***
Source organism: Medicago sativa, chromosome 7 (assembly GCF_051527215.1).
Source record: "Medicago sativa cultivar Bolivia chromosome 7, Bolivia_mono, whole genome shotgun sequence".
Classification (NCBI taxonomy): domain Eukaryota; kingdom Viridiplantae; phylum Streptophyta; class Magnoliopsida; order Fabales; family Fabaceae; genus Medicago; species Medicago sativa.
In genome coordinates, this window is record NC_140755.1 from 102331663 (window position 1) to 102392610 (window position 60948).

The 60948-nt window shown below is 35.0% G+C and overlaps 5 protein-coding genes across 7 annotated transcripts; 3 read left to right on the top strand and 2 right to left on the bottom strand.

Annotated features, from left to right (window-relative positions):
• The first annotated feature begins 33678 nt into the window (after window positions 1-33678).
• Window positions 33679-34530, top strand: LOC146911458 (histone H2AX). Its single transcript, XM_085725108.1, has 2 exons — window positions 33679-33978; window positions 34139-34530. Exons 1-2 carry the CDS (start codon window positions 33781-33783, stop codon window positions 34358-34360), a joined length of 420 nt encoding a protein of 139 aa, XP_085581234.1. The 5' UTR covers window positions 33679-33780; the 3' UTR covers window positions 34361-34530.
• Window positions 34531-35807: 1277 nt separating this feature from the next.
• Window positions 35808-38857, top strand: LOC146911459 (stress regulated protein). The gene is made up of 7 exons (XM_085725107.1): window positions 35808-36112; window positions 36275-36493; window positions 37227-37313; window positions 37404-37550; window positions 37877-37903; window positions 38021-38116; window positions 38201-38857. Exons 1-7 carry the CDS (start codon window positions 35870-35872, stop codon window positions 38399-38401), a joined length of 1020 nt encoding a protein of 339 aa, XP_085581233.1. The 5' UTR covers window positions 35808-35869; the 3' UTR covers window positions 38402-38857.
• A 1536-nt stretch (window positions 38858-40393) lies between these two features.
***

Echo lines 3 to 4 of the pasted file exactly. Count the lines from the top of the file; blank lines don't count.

Classification (NCBI taxonomy): domain Eukaryota; kingdom Viridiplantae; phylum Streptophyta; class Magnoliopsida; order Fabales; family Fabaceae; genus Medicago; species Medicago sativa.
In genome coordinates, this window is record NC_140755.1 from 102331663 (window position 1) to 102392610 (window position 60948).